"It's the End of the World As We Know It (And I Feel Fine)" namechecks a whole bunch of people with the initials LB: Leonard Bernstein, Leonid Brezhev, Lester Bangs and Lenny Bruce. This line was inspired by a dream Michael Stipe had where he was attending a party whose guests' names all started with those initials.
David Essex's "Rock On" is quoted in "Drive".
"The Wake Up Bomb" off of New Adventures in Hi-Fi tosses out two, one right after the other:
"Get drunk and sing along to Queen Practice my T. Rex moves and make the scene"
"Feeling Gravity's Pull" references surrealist photographer Man Ray.
"Life And How To Live It" is about a book written by a man from the band's hometown of Athens, GA. This man had many copies of the book printed, but hardly sold any, and when he died, people clearing out his house found a whole closet full of them. Copies of the book are a top collectible, not just for R.E.M. fans but for fans of the culture of Athens, GA.
"Little America" includes the line "Jefferson, I think we're lost" in reference to Jefferson Holt, who was their manager at the time.
"Voice of Harold" has Stipe listing the address of the United Music World Recording Studios, Inc., among other items.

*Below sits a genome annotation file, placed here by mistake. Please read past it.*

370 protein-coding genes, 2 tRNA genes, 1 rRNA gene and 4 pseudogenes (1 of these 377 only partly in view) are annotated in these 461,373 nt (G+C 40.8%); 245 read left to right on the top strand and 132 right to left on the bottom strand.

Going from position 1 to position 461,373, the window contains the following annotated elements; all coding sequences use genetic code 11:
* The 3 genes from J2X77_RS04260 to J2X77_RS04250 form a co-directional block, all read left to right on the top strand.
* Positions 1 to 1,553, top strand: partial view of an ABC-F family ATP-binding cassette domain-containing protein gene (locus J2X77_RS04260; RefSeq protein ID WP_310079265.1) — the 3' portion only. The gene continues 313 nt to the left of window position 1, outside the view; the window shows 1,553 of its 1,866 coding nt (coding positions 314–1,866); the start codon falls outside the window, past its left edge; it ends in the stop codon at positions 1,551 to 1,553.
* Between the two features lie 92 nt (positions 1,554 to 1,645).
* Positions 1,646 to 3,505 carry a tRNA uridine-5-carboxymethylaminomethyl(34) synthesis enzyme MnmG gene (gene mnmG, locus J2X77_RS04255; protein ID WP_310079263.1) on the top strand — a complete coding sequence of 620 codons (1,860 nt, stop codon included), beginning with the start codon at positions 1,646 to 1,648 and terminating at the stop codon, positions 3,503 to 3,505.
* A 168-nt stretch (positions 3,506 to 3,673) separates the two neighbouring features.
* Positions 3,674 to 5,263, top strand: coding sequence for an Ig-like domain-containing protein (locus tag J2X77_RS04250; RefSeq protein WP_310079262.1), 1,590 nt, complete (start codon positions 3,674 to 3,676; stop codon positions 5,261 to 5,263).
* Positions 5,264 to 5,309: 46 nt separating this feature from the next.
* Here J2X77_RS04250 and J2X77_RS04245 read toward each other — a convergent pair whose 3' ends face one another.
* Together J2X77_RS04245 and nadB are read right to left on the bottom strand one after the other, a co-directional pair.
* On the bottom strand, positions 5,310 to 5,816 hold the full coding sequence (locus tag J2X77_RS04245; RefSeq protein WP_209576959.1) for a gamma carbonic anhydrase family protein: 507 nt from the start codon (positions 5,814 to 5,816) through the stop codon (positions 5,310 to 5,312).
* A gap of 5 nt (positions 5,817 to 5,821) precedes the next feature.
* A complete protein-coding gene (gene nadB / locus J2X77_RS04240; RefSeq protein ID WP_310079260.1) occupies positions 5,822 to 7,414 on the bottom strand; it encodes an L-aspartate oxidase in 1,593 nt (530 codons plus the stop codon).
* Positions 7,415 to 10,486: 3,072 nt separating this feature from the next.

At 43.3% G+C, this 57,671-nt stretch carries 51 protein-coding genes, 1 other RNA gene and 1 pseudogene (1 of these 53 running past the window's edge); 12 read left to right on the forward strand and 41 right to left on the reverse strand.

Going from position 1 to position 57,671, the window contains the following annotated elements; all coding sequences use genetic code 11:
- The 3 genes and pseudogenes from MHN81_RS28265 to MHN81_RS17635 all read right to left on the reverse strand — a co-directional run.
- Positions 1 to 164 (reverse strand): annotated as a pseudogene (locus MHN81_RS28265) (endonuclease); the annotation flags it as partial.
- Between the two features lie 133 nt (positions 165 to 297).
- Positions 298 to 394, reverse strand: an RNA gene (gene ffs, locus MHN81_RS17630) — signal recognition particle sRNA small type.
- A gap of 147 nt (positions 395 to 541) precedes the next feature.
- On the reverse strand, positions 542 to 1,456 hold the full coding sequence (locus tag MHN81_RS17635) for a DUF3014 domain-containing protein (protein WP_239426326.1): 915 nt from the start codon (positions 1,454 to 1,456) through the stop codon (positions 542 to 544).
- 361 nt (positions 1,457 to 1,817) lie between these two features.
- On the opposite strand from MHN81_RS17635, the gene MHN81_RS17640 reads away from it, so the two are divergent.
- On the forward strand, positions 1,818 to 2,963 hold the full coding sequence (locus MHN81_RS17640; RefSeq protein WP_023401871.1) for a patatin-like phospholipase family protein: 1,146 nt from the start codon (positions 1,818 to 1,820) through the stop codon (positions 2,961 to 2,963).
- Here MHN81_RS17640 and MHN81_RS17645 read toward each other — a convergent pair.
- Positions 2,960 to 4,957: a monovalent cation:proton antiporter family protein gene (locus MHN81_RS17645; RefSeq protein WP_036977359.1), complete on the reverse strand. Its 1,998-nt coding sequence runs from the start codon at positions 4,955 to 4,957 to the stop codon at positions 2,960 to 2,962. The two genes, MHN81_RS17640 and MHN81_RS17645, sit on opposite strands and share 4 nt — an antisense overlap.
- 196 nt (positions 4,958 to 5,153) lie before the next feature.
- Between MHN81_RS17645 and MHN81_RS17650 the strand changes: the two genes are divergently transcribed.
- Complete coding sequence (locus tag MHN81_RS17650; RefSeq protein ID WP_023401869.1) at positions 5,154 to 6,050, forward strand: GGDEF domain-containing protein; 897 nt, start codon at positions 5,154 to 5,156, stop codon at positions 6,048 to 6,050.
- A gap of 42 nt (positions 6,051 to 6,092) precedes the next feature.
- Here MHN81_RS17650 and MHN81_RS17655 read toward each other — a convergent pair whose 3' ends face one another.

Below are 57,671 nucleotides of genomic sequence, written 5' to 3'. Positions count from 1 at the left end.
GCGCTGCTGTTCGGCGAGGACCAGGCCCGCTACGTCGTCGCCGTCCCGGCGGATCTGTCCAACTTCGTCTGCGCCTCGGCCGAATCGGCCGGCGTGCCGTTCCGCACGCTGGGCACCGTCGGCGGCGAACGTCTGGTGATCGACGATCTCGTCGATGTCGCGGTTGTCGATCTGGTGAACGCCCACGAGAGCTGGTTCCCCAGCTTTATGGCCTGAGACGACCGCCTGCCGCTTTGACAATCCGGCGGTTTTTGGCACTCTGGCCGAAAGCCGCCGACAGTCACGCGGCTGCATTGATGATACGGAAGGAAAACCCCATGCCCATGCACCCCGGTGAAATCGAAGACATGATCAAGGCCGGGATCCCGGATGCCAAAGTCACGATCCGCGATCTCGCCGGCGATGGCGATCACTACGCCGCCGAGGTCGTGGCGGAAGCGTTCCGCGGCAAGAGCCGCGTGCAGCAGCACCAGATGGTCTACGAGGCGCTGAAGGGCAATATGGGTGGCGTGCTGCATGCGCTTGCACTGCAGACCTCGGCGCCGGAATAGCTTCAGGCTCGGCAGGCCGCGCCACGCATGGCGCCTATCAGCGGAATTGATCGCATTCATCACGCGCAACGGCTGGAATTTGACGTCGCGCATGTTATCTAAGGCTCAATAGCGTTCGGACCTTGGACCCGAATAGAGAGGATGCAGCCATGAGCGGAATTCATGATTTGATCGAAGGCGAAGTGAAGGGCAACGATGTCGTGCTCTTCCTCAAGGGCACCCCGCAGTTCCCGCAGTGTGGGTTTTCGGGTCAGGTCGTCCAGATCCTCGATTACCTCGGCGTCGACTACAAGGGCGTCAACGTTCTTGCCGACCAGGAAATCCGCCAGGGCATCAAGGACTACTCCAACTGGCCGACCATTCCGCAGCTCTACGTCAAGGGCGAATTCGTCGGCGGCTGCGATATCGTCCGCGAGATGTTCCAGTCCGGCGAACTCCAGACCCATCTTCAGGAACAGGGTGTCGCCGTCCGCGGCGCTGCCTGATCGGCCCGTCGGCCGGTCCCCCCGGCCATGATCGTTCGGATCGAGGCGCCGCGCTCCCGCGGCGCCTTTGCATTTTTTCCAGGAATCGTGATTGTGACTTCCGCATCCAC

"Country Feedback" and "Belong" from Out of Time, "Chance" from the Automatic for the People sessions and Departure from "New Adventures In Hi Fi" consist of Stipe reading song lyrics to the music track.
"Blue" from Collapse Into Now features a distorted Stipe reading a poem while Patti Smith sings sporadically.
Stealth Pun: Lifes Rich Pageant has a collage of Bill Berry and some bison as the cover, as a Visual Pun on Buffalo Bill.
Step Up to the Microphone: Mike Mills sings lead on their cover of the Clique's "Superman" from Lifes Rich Pageant (because Stipe disliked the cover too much and only did backing vocals), as well as "Near Wild Heaven" and "Texarkana" from Out of Time. In concert, Mills also performed lead vocals on more recent performances of "(Don't Go Back To) Rockville".
"So. Central Rain" mentions rain and "Fall On Me" is supposedly about acid rain.
"Find The River" is most hardcore fans' favorite REM song for this reason. The song seems to be the last words of a dying person who is at peace with their life and is telling their relatives not to worry. The music fits this, not being sad but being wistful and bittersweet. Essentially then the song is relaxing with a hint of melancholy, but is a tearjerker because it's so beautiful.
The Unintelligible: Michael Stipe was this in the band's early years; from 1981 to 1983 it was frequently impossible to tell what he was singing and, even when it was possible to tell what the words were, it was usually impossible to tell what he was singing about. (In 1985, a UK pop magazine reviewing the year's releases commented "Michael Stipe's nonsense lyrics continue to puzzle the gullible.") Amusingly lampshaded by Eddie Vedder when he inducted the band into the Rock & Roll Hall of Fame.